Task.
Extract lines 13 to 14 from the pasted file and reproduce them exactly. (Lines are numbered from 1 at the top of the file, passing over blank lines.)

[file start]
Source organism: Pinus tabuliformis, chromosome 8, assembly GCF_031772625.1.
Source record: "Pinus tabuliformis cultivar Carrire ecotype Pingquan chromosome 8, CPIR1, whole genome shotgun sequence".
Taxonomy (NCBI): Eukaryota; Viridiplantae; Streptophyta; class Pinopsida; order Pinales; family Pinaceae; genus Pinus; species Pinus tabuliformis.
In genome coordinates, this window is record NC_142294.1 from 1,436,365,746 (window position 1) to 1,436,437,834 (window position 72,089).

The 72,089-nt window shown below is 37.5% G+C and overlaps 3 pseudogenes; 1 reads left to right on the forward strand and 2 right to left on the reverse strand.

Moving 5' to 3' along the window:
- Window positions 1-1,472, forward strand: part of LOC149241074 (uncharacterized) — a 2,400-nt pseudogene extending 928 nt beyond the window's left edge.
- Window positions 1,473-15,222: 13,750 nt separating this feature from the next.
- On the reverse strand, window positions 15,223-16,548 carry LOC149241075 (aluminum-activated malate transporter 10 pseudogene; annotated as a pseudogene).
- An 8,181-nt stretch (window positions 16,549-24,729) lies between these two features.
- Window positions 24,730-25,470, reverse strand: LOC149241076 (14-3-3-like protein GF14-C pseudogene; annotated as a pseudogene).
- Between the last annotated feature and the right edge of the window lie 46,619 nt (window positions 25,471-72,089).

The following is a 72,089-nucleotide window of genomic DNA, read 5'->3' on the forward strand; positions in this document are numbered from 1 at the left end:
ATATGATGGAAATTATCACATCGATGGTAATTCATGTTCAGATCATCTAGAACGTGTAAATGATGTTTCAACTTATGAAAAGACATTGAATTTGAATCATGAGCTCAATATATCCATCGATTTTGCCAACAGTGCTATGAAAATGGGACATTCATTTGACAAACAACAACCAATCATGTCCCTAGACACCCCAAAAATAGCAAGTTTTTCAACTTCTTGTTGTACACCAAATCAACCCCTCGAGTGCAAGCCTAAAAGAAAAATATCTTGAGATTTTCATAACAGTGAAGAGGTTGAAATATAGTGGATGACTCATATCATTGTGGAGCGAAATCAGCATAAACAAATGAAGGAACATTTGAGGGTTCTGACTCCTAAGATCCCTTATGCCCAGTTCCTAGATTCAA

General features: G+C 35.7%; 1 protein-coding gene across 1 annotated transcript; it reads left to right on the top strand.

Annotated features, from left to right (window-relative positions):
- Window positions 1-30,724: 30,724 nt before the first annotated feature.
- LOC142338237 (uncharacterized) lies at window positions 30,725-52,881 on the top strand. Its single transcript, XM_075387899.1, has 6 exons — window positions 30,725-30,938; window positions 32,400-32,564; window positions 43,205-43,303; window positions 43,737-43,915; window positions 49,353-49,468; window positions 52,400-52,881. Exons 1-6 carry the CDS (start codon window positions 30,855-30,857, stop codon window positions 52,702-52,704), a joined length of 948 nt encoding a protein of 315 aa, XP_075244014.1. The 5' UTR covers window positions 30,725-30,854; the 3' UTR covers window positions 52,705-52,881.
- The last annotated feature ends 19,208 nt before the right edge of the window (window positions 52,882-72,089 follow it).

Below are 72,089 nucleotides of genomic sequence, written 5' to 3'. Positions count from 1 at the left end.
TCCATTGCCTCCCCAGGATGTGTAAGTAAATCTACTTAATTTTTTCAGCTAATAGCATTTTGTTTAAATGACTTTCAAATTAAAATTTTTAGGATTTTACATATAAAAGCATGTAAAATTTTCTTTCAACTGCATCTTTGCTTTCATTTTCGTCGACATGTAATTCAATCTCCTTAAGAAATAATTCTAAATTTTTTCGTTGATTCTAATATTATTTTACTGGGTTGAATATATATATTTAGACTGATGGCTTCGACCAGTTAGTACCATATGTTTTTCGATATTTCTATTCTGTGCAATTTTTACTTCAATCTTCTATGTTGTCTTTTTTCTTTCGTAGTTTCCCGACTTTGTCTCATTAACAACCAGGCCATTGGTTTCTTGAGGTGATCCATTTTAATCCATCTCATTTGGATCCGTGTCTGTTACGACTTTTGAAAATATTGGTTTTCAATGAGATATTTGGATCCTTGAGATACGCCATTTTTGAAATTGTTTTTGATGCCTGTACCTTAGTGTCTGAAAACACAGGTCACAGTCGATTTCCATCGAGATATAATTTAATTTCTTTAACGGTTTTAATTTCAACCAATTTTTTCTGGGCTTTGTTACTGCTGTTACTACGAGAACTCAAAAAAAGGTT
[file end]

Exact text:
The following is a 72,089-nucleotide window of genomic DNA, read 5'->3' on the forward strand; positions in this document are numbered from 1 at the left end:
ATATGATGGAAATTATCACATCGATGGTAATTCATGTTCAGATCATCTAGAACGTGTAAATGATGTTTCAACTTATGAAAAGACATTGAATTTGAATCATGAGCTCAATATATCCATCGATTTTGCCAACAGTGCTATGAAAATGGGACATTCATTTGACAAACAACAACCAATCATGTCCCTAGACACCCCAAAAATAGCAAGTTTTTCAACTTCTTGTTGTACACCAAATCAACCCCTCGAGTGCAAGCCTAAAAGAAAAATATCTTGAGATTTTCATAACAGTGAAGAGGTTGAAATATAGTGGATGACTCATATCATTGTGGAGCGAAATCAGCATAAACAAATGAAGGAACATTTGAGGGTTCTGACTCCTAAGATCCCTTATGCCCAGTTCCTAGATTCAA